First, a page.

Electronic medical records are not associated with improved documentation in community primary care practices

Karissa A. Hahn, Pamela A. Ohman-Strickland, Deborah J. Cohen, Alicja K. Piasecki, Jesse C. Crosson, Elizabeth C. Clark, Benjamin F. Crabtree

Research output: Contribution to journalArticlepeer-review

23 Scopus citations


The adoption of electronic medical records (EMRs) in ambulatory settings has been widely recommended. It is hoped that EMRs will improve care; however, little is known about the effect of EMR use on care quality in this setting. This study compares EMR versus paper medical record documentation of basic health history and preventive service indicators in 47 community-based practices. Differences in practice-level documentation rates between practices that did and did not use an EMR were examined using the Kruskal-Wallis nonparametric test and robust regression, adjusting for practice-level covariates. Frequency of documentation of health history and preventive service indicator items were similar in the 2 groups of practices. Although EMRs provide the capacity for more robust record keeping, the community-based practices here do not use EMRs to their full capacity. EMR usage does not guarantee more systematic record keeping and thus may not lead to improved quality in the community practice setting.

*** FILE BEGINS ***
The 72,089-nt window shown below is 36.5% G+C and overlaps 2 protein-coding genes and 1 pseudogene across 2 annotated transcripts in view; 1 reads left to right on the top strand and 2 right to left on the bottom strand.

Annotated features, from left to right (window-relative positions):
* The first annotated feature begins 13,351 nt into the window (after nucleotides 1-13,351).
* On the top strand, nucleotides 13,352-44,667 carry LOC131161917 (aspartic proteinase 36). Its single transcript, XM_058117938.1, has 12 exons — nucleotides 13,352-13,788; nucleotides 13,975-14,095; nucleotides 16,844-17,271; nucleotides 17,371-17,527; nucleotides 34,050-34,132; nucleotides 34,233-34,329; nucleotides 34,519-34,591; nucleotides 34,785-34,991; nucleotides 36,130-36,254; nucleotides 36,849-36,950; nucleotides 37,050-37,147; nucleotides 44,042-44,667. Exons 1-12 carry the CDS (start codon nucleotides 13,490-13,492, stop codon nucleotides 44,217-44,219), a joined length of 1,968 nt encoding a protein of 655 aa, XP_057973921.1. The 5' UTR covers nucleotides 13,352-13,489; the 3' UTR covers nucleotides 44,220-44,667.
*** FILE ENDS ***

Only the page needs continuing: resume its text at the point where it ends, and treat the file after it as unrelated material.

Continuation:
Original languageEnglish (US)
Pages (from-to)272-277
Number of pages6
JournalAmerican Journal of Medical Quality
Issue number4
StatePublished - Jul 2011
Externally publishedYes


  • electronic medical records
  • medical record review
  • primary care
  • quality

ASJC Scopus subject areas

  • Health Policy


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